From November until the late spring, the doors of St. Aidan’s open to the homeless on Monday nights. For 11 years now. Like the lake at the bottom of the street, there’s a rhythm to it.
From across the city, the guys arrive at the Silver Birch doors mid-Monday afternoon. Michael is there to let the first 25 in, out of the cold, at about 3 p.m. The boys from Neil McNeil will have been and gone, sleeping mats arrayed, dining hall set – “just so”, as Frank requires.
Gene will have delivered milk and the bread from Cobs. A volunteer will have swung by Starbucks at Kew for an urn of coffee, Tori’s Bakeshop for goodies and Bagels on Fire for dozens of the obvious. The afternoon shift will have arrived to lay this bounty out. Homemade soup, courtesy of the Soup Queens, will be hot when the guys come in. Nurse Jenn is there to care for feet.
Maybe upstairs in the kitchen, or maybe offsite, a team of volunteers is cooking dinner for 70. Musicians, with Brad and Dave on soundboard, will be tuning on stage. The dinner crew will already be elbows deep in dishes. Candles lit and lights dimmed, guests drift into Memorial Hall. Grace. Music. It is, as Valear puts it, “radical hospitality” that is practiced here.
Those just here for dinner head out into the night after dessert – some to homes, some as close to warmth as security guards will allow, some to the ravines. Our overnight guests retreat downstairs – some for a movie and popcorn, some straight to bed.
Morning comes early and so does the morning crew. Some guests will forgo the bacon and eggs and head out into a dark morning. But all will be gone by 8 a.m. with a brown bag lunch and a Tim Horton’s card to make the day easier.
Our country used to do better – we even had a few shining moments. It was a Canadian, after all, that was called upon to serve as the Principal Drafter of the UN’s “Universal Declaration of Human Rights.” Therein, housing is recognized as a right. But in the mid-’90s our federal government announced what it already put into practice – an end to federal funding of social housing. Let the provinces deal, it said.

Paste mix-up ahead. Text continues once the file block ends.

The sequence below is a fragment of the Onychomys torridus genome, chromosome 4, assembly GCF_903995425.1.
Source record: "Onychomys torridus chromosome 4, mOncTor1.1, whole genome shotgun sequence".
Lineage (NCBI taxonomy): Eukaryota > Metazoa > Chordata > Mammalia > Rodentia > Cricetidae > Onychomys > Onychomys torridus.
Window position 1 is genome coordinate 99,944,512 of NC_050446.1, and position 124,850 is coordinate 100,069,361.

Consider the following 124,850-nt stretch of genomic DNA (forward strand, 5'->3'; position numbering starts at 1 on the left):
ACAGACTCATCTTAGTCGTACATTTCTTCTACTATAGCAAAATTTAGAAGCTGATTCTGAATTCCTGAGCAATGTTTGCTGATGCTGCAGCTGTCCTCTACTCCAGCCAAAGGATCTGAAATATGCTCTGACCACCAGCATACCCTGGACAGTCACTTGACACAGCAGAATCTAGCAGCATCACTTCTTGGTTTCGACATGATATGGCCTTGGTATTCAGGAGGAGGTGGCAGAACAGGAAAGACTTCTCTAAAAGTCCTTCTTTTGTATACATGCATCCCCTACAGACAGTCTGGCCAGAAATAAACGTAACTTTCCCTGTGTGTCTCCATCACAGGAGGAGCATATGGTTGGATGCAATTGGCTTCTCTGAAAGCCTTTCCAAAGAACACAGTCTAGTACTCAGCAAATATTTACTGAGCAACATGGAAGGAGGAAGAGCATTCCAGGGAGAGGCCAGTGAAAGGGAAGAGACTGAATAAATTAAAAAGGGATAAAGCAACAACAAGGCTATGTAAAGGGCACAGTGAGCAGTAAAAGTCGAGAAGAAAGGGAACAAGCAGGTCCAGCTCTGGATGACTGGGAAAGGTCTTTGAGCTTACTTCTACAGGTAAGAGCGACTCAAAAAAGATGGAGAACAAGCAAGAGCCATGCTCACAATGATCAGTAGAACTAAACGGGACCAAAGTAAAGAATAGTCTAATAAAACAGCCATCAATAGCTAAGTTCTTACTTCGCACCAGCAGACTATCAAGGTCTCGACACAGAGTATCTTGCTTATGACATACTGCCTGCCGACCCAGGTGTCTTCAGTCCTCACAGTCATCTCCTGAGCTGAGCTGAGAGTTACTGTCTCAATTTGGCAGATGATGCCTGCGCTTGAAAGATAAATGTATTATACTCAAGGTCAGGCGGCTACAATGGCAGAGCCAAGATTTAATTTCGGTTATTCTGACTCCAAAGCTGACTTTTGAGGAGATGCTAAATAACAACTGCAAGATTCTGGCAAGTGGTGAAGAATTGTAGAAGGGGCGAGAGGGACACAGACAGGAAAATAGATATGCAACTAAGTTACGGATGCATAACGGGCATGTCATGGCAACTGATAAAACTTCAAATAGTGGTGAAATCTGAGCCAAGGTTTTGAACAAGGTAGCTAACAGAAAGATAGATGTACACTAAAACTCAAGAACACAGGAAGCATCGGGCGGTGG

I was working for the ministry of finance when our provincial government declined to deal. Over to you, cities, it said. And I was down at Toronto city hall only weeks ago, with faith leaders and other Out of the Cold chairs, to plea for maintenance of staffing in our city’s shelter system. We lost.
And so we find ourselves with nearly 200,000 Torontonians on a list for affordable housing. With an overcrowded, under-resourced shelter system. With wage and social assistance levels that leave many nearly without a home. Without healthcare and social services to meet the need. And, with an Out of the Cold Program that was only ever meant to be temporary.
So the guys come back Monday after Monday, winter after winter. And so we come back, too. They are us – brothers and sisters of a sort. And because they are without, we will share. And because it is cold outside, we will let them in. Until someday, we hope, we won’t be needed.
Thank you to the many who help keep the doors of St. Aidan’s open to those in need of warmth. Out of the Cold’s final Monday dinner of the season is April 24.
Matthew Kellway is Chair of the Out of the Cold program at St. Aidan’s and former NDP MP for Beaches-East York.
Originally published in the Beach Metro, April 18, 2017.